Friday, January 13, 2017

The Girls of Atomic City by Denise Kiernan

Reveals little-known part of history of the making of the bomb




This history of a time just prior to the end of World War II, told in narrative style, spotlights the story of a town called Oak Ridge, in Tennessee, that was created by the U.S. government after the forced relocation of Americans who had lived on the land for generations. Temporary housing was hastily erected and large buildings were constructed where the secret work would take place. Americans looking for work – including many women – were recruited, but they were told only that they would be working on something that would help end the war. This book provides historical details about several of the women who were hired in different capacities, from janitor to physicist, from secretary to statistician. It was sometimes hard to keep track of each of their individual stories.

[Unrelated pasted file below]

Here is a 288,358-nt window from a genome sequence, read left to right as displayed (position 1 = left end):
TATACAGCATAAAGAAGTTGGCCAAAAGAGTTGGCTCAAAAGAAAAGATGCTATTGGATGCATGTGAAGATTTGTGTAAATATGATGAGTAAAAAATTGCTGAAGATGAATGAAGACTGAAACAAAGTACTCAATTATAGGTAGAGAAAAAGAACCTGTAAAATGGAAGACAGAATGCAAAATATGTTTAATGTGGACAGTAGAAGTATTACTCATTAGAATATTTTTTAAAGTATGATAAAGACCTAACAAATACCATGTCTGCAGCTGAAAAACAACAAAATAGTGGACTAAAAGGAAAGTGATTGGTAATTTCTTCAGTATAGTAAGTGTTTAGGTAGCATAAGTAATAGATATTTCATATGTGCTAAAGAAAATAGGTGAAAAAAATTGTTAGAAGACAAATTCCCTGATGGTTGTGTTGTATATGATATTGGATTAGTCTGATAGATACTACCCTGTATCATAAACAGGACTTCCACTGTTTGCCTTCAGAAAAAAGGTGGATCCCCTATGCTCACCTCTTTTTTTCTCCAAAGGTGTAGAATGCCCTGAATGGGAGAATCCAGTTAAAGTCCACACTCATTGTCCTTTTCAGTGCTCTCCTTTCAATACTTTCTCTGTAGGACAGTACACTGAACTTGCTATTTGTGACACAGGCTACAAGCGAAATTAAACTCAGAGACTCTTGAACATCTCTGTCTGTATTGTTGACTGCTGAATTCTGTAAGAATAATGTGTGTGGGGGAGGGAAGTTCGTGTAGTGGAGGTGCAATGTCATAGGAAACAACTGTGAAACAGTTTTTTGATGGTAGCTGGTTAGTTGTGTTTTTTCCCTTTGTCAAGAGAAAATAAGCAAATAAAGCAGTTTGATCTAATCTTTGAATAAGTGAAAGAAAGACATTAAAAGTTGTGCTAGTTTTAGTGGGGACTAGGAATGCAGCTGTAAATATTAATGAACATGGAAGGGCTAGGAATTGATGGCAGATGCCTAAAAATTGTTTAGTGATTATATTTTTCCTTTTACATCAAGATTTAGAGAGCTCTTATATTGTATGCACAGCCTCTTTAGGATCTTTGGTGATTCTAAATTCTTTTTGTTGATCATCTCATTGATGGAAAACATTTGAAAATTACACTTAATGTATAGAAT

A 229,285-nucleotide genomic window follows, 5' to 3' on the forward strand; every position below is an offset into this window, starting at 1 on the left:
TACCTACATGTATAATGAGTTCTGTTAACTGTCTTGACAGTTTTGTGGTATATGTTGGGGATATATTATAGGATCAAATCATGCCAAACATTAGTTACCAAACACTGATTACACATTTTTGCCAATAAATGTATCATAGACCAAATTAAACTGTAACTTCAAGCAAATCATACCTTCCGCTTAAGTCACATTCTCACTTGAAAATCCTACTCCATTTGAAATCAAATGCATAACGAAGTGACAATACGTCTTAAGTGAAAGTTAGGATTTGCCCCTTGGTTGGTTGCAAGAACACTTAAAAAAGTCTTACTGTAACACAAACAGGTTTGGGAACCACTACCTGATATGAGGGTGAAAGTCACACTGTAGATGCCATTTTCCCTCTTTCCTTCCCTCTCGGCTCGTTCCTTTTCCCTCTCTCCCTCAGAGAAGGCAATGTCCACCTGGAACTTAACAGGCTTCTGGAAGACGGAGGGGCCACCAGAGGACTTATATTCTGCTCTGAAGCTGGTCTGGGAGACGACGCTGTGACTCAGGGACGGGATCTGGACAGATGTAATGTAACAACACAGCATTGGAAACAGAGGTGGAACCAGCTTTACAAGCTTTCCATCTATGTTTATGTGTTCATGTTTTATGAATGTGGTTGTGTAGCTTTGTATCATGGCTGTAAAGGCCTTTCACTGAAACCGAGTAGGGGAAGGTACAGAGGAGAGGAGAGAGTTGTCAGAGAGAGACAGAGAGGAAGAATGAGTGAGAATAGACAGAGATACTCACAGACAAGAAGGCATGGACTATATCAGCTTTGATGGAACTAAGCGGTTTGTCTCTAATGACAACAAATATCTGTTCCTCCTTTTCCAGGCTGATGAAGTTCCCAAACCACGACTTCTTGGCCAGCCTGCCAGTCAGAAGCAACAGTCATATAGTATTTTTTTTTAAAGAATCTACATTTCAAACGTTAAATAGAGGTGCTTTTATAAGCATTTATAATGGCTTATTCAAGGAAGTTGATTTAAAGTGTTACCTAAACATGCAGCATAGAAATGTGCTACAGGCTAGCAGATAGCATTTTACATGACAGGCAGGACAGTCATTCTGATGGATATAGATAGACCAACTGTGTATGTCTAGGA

Girls of Atomic City documents how these women, and others at the site, assisted in the making of the atomic bomb, which was nicknamed “The Gadget.” They were kept in the dark about the exact nature of the work until after the atomic bomb was dropped. They were strongly directed to stay silent about their particular jobs. The secrecy of the government, including the recruiting of some workers to spy on others, government control over media reporting, and signs posted reminding workers to stay quiet about their work and inform on anyone who wasn’t, is a chilling reminder that there is a lot more going on than what gets reported in the news. The details surrounding the bomb test in New Mexico are fascinating, as are the details of how different individuals felt, morally, about the bomb, and what information the president did (or didn’t) have when making the decision whether or not to use it. There’s also a section about some unethical human testing that was done at the site that turned my stomach. It’s a pretty powerful read with a lot of little-known (to me, anyway) details about this particular segment of history.